To determine R, consider the risk of the


cash flows that you are discounting.

Copyright Michael R. Roberts

To determine R, consider the risk of the


cash flows that you are discounting.
Investment

Average Annual Return, R

Treasury-Bills (30-Day)

3.49%

Treasury-Notes (10-Year)

5.81%

Corporate Bonds (Investment Grade)

6.60%

Large-Cap Stocks

11.23%

Mid-Cap Stocks

15.15%

Small-Cap Stocks

25.32%

Copyright Michael R. Roberts

To determine R, consider the risk of the


cash flows that you are discounting.
Investment

Average Annual Return, R

Treasury-Bills (30-Day)

3.49%

Treasury-Notes (10-Year)

5.81%

Corporate Bonds (Investment Grade)

6.60%

Large-Cap Stocks

11.23%

Mid-Cap Stocks

15.15%

Small-Cap Stocks

25.32%

Riskier investment, higher return


Copyright Michael R. Roberts

USING THE TOOLS:


DISCOUNTING

Copyright Michael R. Roberts

Discounting
Discounting CFs moves them back in time
0

CF0

CF1

CF2

CF3

CF4

Copyright Michael R. Roberts

Discounting
Discounting CFs moves them back in time
0

CF0

CF1

CF2

CF3

CF4

t < 0 because we are moving cash


flows back in time

Copyright Michael R. Roberts

Discounting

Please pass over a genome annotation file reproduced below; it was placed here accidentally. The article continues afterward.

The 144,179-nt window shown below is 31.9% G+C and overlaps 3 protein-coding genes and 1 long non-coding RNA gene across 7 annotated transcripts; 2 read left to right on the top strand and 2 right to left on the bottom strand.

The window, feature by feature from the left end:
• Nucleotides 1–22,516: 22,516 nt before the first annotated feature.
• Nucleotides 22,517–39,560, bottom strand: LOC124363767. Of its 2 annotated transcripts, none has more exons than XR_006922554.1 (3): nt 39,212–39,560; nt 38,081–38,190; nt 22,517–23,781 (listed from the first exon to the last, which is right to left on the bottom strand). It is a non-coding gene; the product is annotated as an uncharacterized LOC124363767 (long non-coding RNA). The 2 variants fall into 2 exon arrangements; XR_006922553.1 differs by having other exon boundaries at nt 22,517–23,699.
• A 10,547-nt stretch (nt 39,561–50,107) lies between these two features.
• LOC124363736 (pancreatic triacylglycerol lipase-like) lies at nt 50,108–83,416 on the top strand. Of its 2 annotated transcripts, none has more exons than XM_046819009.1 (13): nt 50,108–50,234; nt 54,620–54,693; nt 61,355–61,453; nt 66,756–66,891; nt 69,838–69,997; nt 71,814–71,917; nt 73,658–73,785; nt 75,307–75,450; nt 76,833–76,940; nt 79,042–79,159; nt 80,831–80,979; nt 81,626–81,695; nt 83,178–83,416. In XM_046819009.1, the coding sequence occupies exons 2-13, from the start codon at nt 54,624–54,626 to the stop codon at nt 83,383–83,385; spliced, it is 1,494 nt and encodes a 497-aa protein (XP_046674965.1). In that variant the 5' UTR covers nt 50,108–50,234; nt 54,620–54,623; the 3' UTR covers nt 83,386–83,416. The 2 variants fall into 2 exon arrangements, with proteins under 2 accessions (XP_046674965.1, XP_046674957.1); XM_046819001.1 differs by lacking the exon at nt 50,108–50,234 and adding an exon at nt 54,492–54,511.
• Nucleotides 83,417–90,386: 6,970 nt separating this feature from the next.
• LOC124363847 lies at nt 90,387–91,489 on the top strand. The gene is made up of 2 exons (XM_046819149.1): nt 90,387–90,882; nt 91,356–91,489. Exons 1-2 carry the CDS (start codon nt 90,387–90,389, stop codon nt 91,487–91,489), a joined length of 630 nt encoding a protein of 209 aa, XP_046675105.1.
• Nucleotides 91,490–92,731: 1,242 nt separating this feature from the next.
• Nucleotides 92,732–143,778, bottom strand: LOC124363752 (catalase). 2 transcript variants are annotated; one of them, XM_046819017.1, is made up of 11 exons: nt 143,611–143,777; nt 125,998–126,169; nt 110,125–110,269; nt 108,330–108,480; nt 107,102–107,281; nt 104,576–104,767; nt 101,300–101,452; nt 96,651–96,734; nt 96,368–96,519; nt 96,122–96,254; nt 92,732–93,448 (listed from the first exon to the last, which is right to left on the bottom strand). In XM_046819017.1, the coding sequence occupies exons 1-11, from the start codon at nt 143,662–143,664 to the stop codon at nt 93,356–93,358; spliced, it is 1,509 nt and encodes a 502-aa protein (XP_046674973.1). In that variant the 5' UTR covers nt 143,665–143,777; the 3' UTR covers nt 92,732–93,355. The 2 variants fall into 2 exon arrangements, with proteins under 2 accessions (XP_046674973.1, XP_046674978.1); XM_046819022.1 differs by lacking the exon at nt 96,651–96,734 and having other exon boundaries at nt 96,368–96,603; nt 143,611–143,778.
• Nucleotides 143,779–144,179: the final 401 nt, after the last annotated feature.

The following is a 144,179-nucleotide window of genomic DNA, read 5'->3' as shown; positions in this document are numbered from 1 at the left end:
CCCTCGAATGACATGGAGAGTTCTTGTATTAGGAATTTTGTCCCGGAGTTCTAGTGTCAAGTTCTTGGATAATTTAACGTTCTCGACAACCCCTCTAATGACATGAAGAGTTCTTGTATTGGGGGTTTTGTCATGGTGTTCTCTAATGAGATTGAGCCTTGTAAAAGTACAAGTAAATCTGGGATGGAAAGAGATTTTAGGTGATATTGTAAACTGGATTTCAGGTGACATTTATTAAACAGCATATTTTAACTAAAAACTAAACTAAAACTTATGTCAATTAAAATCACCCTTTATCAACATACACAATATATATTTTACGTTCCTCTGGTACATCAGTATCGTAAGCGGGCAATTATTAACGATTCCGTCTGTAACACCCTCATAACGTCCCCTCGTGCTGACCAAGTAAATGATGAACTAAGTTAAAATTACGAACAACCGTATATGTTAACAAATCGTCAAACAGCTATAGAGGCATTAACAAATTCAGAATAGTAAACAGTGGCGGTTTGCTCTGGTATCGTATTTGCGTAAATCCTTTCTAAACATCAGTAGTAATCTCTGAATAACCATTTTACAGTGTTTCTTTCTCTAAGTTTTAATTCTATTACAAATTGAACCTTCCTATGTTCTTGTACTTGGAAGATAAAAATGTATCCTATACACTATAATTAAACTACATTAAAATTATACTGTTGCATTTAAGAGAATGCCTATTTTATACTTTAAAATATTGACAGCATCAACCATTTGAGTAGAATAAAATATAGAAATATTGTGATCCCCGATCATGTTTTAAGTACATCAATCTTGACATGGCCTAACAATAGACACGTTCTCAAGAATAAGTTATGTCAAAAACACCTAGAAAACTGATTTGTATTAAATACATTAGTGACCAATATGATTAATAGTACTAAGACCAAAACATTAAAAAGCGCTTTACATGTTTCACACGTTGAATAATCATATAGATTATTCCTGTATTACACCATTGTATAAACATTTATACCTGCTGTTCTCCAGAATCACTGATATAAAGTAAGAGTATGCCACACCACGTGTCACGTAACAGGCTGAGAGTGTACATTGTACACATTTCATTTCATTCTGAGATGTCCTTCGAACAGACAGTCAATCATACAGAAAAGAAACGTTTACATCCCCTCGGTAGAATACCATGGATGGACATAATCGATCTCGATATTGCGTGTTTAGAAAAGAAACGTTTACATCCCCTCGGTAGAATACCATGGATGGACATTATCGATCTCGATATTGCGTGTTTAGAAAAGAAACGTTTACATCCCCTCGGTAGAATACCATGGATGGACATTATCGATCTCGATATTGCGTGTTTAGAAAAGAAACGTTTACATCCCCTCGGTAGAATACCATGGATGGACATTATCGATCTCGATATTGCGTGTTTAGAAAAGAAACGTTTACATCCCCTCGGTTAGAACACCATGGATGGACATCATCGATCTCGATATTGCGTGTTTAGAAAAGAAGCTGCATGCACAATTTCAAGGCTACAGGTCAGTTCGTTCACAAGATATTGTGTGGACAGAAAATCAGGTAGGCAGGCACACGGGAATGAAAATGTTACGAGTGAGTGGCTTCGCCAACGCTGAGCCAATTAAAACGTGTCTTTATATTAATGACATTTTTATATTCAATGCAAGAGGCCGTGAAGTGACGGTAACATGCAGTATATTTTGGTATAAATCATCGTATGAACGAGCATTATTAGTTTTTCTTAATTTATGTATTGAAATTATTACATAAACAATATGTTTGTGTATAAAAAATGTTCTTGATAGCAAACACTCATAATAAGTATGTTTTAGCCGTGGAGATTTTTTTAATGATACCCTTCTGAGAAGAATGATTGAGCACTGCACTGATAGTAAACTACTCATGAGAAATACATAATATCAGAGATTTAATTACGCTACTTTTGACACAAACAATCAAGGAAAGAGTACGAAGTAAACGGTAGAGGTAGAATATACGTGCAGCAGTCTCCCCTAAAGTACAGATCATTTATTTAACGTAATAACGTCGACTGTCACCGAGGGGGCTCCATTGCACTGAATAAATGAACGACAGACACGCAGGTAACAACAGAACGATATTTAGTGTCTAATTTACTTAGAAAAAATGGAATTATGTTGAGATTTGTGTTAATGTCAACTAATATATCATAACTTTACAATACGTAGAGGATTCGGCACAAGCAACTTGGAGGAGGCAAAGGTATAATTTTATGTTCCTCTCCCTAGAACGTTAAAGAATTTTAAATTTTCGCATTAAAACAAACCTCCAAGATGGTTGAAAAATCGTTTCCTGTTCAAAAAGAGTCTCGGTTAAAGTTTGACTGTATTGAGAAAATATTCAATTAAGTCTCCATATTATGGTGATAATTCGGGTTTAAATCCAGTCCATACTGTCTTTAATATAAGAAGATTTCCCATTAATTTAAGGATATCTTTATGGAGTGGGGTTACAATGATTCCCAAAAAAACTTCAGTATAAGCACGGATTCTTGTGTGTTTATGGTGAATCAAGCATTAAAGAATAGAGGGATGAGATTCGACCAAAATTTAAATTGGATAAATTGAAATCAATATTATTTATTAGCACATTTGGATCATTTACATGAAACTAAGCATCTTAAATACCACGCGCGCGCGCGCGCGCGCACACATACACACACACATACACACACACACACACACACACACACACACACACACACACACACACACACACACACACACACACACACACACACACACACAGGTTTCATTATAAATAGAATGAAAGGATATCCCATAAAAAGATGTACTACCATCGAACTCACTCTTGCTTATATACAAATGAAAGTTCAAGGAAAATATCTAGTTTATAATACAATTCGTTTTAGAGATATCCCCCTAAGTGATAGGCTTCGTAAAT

Discounting CFs moves them back in time
0

CF0

CF1

CF2

CF3

CF4

We can add/subtract these CFs because they


are in the same time units (date 0)

Copyright Michael R. Roberts

Present Value
Present value, PVt() of CFs is discounted value
of CFs as of t
0

CF0

CF1

CF2

CF3

CF4

These are present values of future CFs


as of today (period 0)

Copyright Michael R. Roberts

Example Savings
How much do you have to save today
to withdraw $100 at the end of each
of the next four years if you can earn
5% per annum?

Copyright Michael R. Roberts

Example Savings
Step 1: Put cash flows on a time line
0

100

100

100

100

Copyright Michael R. Roberts

Example Savings
Step 2: Move CFs back in time to today
0

100

100

100

100

Copyright Michael R. Roberts

Example Savings
Step 2: Move CFs back in time to today
0

100

100

100

100

Copyright Michael R. Roberts

Example Savings
Step 3: Add up CFs (all in time 0 units)
0

= 354.60
+
+
+
+
Copyright Michael R. Roberts

100

100

100

100

Example Savings
0

354.60

100

100

100

100

Interpretation 1: We need $354.60


today in an account earning 5% each
year so that we can withdraw $100 at
the end of each of the next four years
Copyright Michael R. Roberts

Example Savings
0

354.60

100

100

100

100

Interpretation 2: The present value of


$100 received at the end of each of the
next four years is $354.60 when the
discount rate is 5%.